Gardens of Venice: the ‘Palace Gardens’
“Beauty will change the world ” Dostoevskij:
Let’s start with Venice
Are you curious? Would you like an unusual tour? Are you interested in the Gardens of Venice?
Gardens of Venice: the ‘Palace Garden’
In the beginning it was more of a vegetable garden and it held the function of helping, with vegetables and fruit trees, the sustainability of the families in case of necessity (or in the case of a siege). In the early 1300’s it became a real botanical garden in which the rich owners loved to grow rare plants gathered in their trips to distant places. Marco Polo helped a lot in this aspect, having imported amongst thousands of other things, Aloe, Cinnamon, Rhubarb and Sandalwood.
Pietro Antonio Michiel in the 16th century had near his Venetian house an exceptional botanical garden and all the specialists of those years used it for reference. It is not a fortuity that it will be Venice, urged by it’s many passionate researchers, to open in Padova (that was part of the Venetian state at the time) the first Academic Botanical Garden in history, that is still open to this day.
Another change to the Garden will come during the ‘800s when the traditional formal laying of the flower beds of Italian tradition will get substituted with the English informal, romantic garden. There will be no longer, at least in aesthetics, the control of man over nature but the manifestation of a free “uncontrolled” vegetation.
Because of this small rocks will be transported to Venice, sand will be accumulated to create small hills connected by artificial bridges, small ruins will be created to underline the passage of time, caves will be organized to favor continuous surprise to cancel the central walkway and traditional look of the garden itself.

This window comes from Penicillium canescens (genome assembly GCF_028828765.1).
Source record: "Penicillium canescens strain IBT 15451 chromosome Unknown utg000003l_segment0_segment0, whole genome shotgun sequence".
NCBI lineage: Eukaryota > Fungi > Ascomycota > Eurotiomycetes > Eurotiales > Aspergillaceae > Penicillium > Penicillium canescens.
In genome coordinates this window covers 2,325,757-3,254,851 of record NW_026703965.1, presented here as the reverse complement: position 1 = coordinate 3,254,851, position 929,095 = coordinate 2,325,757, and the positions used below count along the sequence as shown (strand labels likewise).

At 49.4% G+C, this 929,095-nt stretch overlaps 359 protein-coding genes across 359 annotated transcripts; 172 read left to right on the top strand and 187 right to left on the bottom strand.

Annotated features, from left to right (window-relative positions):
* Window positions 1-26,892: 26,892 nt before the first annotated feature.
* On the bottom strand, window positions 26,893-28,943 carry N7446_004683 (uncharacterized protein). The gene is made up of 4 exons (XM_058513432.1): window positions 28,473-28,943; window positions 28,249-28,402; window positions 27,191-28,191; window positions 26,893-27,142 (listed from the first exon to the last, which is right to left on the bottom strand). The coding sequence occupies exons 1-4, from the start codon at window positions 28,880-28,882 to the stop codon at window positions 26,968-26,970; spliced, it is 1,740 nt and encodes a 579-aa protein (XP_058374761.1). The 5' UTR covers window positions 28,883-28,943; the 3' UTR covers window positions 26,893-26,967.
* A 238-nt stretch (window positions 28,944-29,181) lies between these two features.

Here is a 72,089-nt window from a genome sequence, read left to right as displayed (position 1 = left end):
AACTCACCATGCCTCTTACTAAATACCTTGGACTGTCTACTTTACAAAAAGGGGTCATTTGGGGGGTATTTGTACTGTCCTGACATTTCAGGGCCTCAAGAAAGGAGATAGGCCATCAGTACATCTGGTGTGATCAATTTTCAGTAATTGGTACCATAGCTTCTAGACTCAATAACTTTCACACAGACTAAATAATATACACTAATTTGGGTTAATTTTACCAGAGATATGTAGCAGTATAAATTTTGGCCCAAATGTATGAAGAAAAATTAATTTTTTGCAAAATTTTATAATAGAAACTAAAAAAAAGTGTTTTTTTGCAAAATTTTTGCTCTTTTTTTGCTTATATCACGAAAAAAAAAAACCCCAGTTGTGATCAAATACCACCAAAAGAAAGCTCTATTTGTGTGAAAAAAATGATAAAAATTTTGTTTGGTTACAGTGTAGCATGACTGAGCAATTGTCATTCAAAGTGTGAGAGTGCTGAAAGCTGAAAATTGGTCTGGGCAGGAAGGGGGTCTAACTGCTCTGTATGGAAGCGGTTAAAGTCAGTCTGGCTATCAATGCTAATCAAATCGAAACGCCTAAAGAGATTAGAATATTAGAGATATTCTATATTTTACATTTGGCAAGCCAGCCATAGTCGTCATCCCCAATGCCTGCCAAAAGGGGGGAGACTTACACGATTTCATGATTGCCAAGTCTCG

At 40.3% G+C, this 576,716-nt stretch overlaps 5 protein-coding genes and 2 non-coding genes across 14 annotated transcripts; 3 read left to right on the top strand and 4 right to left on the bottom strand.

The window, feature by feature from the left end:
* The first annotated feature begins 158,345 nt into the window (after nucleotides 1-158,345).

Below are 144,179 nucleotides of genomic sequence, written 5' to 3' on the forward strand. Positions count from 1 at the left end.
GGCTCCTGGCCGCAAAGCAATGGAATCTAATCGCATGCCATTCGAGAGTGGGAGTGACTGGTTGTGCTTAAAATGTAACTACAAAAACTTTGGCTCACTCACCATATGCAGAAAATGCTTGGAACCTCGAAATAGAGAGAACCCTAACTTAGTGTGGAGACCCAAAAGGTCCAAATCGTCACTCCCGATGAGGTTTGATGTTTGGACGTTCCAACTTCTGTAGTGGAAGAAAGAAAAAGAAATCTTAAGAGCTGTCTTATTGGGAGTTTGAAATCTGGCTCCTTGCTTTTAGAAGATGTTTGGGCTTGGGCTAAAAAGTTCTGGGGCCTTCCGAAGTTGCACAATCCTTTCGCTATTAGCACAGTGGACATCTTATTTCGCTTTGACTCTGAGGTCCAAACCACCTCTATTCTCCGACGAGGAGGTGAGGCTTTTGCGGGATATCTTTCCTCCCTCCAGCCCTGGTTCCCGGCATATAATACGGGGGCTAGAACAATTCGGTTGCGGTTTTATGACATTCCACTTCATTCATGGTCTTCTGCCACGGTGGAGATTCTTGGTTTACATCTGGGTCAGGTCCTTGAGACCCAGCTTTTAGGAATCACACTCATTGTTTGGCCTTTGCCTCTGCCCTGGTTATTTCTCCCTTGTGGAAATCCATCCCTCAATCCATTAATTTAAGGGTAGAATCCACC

Still today we can see elements of this have survived in the Nani-Lucheschi garden, in the one of Palazzo Zenobio and in particular the Rizzo Patarol garden displays these elements in extraordinary good conditions.
As centuries went by flowers gained growing importance and space in gardens, today they have become the central element transforming even the areas that were destined to the orchard. And it will be them, the flowers in Venice, the subject I will be talking about in one of my next posts.
Signs of the division still remain in some gardens, even if they are not inhabited by the original families that are now extinct, such as Contarini dal Zaffo or Morosini del Giardin but maintained by religious communities (such as the one of Cottolengo or of the Dominican nuns).
These and many others that we haven’t yet talked about are real treasures.
They are not easily accessible, but the guided tours, even if dependent on the permits of the owners, are possible if organized early.
Is it really worth; see it to believe it !